When I was a Single woman in my early twenties, I thought most Catholic men in their early twenties were frightfully boring, and now that I am a Married woman aged forty, I think most Catholic men in their early twenties are frightfully interesting. How inconvenient! Still, Catholic men in their early twenties come up to me after Mass now and tell me about their interesting lives, so I have profitted in the long run.
It is a puzzle to me why I found most Catholic men in their twenties dull when I was twenty, when Catholic men in their twenties today are so interesting. Even more puzzling, during my recent travels, I spoke to a girl currently in her twenties, and she finds most Catholic men in their twenties dull.
And to add to the puzzle, the accounts of English debutantes of the 1920s and 1930s reveal that they found most of the young men that they met during the London Season indescribably dull. And yet, once the debs married, they had marvellous social lives and made friends with many men, young and old, not finding them dull at all.
What can all this mean? I have four hypotheses, which I will expound here.
1. The first hypothesis is that when I was twenty, I was too young to appreciate the merits of nice Catholic boys in their early twenties. Fancying myself an intellectual, I was more interested in men in graduate school. (When you are twenty and don't know any better, grad school status suggests that a man is a serious intellectual.) And I suspect that twenty year old girls find Older Men interesting because they seem to possess a glamour and a sophistication as yet lacking in twenty year old boys, to say nothing of the twenty year old girls. You want what you haven't got, in short.
2. The second hypothesis is that Catholic boys and girls in their early twenties are under a lot of internal and external pressure to find each other attractive and to be found attractive by each other. And since most of us are not really ready at 20 to marry, we rebel. "Marriageable" is a quality that means squat next to "fanciable." Boys our mothers are keen on ("He's a nice, stable boy with a good character. What more do you want?") leave us cold, and we all know wonderful girls who get passed over for nasty little passion-pots with bright red lips and talons.
Why? Because we aren't old enough to get married yet, that's why. In Canada, the USA, Britain and Germany (at least), our culture encourages us to stay teenagers (or "students") as long as humanly possible. (In Germany students get so many perks and discounts, losing your student status must be a serious economic tragedy.) I was a teenager until I was 30 or so. This is not a good thing. However, it was not entirely my fault. Society was to blame.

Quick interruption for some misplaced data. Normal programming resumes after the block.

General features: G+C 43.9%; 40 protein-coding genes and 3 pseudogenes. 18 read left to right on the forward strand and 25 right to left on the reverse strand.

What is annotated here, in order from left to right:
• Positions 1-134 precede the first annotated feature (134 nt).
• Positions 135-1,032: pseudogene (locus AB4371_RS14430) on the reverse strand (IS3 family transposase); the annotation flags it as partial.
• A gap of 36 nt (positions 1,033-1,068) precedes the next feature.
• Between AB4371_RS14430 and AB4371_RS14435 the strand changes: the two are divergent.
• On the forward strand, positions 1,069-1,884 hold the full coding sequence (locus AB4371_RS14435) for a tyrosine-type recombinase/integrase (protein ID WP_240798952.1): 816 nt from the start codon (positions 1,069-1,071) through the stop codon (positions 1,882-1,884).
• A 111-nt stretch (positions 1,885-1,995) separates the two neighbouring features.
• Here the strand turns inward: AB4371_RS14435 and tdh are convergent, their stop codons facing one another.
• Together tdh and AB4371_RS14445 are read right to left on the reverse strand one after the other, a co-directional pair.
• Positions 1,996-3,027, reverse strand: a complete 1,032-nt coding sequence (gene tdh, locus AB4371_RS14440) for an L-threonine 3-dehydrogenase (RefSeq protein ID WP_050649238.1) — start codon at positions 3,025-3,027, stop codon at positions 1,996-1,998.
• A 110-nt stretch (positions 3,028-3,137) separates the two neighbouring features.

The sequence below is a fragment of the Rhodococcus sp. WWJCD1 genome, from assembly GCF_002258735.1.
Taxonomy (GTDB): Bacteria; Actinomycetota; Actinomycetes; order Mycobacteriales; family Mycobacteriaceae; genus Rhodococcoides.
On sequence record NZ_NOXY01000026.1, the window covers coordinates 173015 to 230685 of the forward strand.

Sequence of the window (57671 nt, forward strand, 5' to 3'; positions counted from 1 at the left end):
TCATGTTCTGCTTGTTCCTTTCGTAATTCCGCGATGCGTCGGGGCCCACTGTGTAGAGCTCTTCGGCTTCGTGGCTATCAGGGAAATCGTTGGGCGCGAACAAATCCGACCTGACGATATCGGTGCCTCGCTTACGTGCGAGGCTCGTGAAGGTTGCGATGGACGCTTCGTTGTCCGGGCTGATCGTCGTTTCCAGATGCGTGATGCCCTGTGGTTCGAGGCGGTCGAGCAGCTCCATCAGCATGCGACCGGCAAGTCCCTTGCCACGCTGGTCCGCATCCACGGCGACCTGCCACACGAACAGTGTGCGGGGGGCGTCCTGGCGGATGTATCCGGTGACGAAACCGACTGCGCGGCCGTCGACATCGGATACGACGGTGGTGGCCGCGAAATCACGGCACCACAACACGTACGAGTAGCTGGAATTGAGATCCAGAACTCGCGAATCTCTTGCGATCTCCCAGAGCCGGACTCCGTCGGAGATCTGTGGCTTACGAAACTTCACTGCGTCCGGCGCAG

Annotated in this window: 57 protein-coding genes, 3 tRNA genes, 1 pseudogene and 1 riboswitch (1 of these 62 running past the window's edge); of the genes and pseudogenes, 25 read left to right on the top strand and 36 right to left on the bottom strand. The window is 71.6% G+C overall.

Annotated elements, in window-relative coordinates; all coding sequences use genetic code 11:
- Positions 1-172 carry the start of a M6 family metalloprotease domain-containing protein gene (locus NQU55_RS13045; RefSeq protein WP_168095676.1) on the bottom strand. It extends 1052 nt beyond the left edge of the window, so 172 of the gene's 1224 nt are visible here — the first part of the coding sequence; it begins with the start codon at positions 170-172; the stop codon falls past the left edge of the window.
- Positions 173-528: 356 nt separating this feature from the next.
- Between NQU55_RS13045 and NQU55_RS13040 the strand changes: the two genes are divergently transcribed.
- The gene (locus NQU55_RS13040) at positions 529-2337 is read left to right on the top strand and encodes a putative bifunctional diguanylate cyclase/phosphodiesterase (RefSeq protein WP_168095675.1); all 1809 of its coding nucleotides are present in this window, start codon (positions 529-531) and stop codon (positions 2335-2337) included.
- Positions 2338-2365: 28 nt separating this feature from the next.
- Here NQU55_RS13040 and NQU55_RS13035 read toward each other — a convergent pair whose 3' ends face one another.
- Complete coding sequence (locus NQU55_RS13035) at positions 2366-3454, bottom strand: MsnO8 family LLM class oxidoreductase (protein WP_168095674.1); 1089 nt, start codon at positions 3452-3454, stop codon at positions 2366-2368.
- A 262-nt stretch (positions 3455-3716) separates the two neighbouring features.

3. The third hypothesis is that Catholic boys and girls act in a very strange and fakely polite way around each other and relax only in front of oldsters like me, who privately think the youngsters are fantastically beautiful but usually have the brains to hide this. A relaxed and funny Catholic boy is a lot more interesting than a careful, hunted-looking Catholic boy. And a forty year old Catholic married woman, if she isn't too matronly, looks like an indulgent aunt--a cool aunt, with a job in publishing or television, who wants to know what the kids are saying these days. She never looks at a guy like he's a serial killer, which NCGs often do, and NCBs hate it.
4. The fourth hypothesis--and I admit this is a bit of a stretch--is that the most interesting twenty-something men are the ones who like to talk to forty year old women like me. Possibly the dull ones skulk off in corners, where I can't see and hear them. Only the cream of Scottish Catholic young man society is toodling up to me with teacups to ask me how I am, and that is awesome.
So to sum up my hypotheses, you might find Catholics your age boring because:
1) you're too young
2) you're too young to get married
3) you all need to relax
4) they don't have the social skills to talk to older ladies after Mass, and the best ones are talking to me.
One solution to this problem would be for forty year old married ladies like me to dress up to the nines and swan around town with twenty-something Catholic men. This would impart our worldly glamour onto the men, and twenty-something Catholic women, rightly resenting our trespass into their age bracket, would now sit up, take notice, and find the formerly boring Catholic men glamorous and even slightly wicked for running around town with married ladies. The only losers would be the husbands, but even then perhaps they would enjoy the fact that they no longer had to squire their wives around town and could stay at home in peace to watch TV and eat cheese on toast.